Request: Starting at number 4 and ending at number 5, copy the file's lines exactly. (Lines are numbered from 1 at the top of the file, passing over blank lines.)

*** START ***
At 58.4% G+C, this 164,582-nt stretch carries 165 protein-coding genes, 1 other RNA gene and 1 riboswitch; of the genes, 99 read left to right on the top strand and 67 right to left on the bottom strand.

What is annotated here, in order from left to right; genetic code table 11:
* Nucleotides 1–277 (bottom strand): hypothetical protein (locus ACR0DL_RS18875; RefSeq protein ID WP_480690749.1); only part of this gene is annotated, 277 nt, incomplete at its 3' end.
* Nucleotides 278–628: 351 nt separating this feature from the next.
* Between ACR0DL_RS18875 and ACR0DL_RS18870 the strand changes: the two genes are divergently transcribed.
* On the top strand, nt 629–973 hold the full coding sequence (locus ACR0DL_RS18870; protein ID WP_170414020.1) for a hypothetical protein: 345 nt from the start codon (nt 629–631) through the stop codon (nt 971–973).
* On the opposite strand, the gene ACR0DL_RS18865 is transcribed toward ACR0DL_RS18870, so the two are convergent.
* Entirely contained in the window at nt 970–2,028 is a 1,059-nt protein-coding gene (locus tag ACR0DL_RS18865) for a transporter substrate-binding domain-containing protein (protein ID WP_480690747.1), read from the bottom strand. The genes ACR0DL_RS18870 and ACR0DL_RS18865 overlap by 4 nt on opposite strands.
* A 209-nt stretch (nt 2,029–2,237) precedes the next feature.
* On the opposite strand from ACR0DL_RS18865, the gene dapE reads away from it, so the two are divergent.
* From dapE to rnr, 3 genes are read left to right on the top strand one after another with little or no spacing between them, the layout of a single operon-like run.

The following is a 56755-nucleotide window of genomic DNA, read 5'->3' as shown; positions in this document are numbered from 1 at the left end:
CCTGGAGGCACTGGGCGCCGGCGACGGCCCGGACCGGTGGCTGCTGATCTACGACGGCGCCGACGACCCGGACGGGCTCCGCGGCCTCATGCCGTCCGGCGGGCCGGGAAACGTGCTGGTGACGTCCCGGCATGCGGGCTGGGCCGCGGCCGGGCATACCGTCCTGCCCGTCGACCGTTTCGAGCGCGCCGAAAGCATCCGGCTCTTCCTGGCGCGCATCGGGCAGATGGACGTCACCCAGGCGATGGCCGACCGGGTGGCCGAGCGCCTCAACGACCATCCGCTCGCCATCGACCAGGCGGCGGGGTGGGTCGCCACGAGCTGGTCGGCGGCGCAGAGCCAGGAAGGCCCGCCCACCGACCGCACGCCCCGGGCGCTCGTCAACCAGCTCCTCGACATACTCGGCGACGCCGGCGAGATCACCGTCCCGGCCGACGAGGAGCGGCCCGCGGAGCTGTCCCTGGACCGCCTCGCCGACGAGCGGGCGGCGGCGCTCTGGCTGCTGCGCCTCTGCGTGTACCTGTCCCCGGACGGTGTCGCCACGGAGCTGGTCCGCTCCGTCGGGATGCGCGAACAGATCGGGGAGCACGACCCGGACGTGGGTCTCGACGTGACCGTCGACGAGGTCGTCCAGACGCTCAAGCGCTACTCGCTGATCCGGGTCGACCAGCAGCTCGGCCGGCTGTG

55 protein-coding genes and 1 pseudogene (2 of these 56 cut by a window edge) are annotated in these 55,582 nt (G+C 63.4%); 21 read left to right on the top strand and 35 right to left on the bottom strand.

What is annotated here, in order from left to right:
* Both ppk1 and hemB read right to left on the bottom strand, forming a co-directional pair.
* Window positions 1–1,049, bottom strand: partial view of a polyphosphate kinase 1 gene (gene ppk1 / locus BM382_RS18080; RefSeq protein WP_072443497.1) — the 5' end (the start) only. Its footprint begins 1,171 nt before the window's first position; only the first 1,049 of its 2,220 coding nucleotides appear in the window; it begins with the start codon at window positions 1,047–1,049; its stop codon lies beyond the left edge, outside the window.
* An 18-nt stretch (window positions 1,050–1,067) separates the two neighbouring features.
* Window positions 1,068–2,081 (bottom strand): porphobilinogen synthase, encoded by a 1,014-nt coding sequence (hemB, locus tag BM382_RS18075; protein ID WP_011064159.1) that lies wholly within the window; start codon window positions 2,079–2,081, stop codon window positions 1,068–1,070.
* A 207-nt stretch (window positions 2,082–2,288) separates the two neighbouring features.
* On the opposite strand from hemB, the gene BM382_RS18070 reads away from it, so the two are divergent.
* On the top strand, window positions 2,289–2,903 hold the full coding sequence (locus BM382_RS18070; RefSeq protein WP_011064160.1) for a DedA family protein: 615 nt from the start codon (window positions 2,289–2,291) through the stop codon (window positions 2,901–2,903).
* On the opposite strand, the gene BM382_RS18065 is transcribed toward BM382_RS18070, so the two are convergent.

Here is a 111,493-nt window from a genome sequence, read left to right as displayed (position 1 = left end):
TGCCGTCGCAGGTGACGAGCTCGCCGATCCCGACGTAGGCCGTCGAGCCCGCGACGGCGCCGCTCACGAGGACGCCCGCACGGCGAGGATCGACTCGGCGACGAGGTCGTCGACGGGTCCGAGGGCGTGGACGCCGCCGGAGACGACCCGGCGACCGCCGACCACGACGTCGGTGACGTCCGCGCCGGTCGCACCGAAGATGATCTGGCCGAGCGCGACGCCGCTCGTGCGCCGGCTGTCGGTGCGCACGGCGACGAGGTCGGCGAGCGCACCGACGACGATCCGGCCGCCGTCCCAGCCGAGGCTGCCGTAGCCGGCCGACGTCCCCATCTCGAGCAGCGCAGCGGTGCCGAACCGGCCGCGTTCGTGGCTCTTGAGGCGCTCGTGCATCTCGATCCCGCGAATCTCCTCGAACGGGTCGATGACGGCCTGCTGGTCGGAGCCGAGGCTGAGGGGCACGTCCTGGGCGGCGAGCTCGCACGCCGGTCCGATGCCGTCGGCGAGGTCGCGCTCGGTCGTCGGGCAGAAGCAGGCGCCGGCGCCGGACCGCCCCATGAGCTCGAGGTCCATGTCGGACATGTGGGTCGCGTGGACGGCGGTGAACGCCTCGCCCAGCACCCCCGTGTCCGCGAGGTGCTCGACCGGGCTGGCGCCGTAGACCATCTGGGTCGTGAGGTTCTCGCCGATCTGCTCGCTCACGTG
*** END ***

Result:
* Nucleotides 278–628: 351 nt separating this feature from the next.
* Between ACR0DL_RS18875 and ACR0DL_RS18870 the strand changes: the two genes are divergently transcribed.